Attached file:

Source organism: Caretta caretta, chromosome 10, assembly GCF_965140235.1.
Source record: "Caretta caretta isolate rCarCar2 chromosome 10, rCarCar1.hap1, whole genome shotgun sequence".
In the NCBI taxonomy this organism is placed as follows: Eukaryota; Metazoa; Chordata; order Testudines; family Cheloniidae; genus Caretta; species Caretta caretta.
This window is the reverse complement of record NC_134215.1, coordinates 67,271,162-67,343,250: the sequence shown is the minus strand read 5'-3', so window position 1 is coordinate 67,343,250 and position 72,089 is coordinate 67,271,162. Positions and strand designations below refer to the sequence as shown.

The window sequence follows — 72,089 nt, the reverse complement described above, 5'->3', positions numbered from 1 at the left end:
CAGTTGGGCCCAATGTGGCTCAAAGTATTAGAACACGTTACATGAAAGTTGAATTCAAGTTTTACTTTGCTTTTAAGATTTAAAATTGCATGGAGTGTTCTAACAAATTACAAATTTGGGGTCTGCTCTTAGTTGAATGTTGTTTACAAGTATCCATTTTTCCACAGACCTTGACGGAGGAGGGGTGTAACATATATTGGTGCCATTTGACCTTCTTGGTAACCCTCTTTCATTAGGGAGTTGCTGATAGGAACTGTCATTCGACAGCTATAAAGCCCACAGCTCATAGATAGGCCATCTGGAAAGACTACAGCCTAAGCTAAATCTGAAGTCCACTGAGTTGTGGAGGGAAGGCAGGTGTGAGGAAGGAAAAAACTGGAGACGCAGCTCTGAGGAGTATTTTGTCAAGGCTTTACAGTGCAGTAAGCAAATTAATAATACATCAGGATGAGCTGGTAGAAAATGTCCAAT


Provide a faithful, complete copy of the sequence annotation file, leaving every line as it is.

Source organism: Caretta caretta, chromosome 10, assembly GCF_965140235.1.
Source record: "Caretta caretta isolate rCarCar2 chromosome 10, rCarCar1.hap1, whole genome shotgun sequence".
In the NCBI taxonomy this organism is placed as follows: Eukaryota; Metazoa; Chordata; order Testudines; family Cheloniidae; genus Caretta; species Caretta caretta.
This window is the reverse complement of record NC_134215.1, coordinates 67,271,162-67,343,250: the sequence shown is the minus strand read 5'-3', so window position 1 is coordinate 67,343,250 and position 72,089 is coordinate 67,271,162. Positions and strand designations below refer to the sequence as shown.

The window sequence follows — 72,089 nt, the reverse complement described above, 5'->3', positions numbered from 1 at the left end:
CAGTTGGGCCCAATGTGGCTCAAAGTATTAGAACACGTTACATGAAAGTTGAATTCAAGTTTTACTTTGCTTTTAAGATTTAAAATTGCATGGAGTGTTCTAACAAATTACAAATTTGGGGTCTGCTCTTAGTTGAATGTTGTTTACAAGTATCCATTTTTCCACAGACCTTGACGGAGGAGGGGTGTAACATATATTGGTGCCATTTGACCTTCTTGGTAACCCTCTTTCATTAGGGAGTTGCTGATAGGAACTGTCATTCGACAGCTATAAAGCCCACAGCTCATAGATAGGCCATCTGGAAAGACTACAGCCTAAGCTAAATCTGAAGTCCACTGAGTTGTGGAGGGAAGGCAGGTGTGAGGAAGGAAAAAACTGGAGACGCAGCTCTGAGGAGTATTTTGTCAAGGCTTTACAGTGCAGTAAGCAAATTAATAATACATCAGGATGAGCTGGTAGAAAATGTCCAAT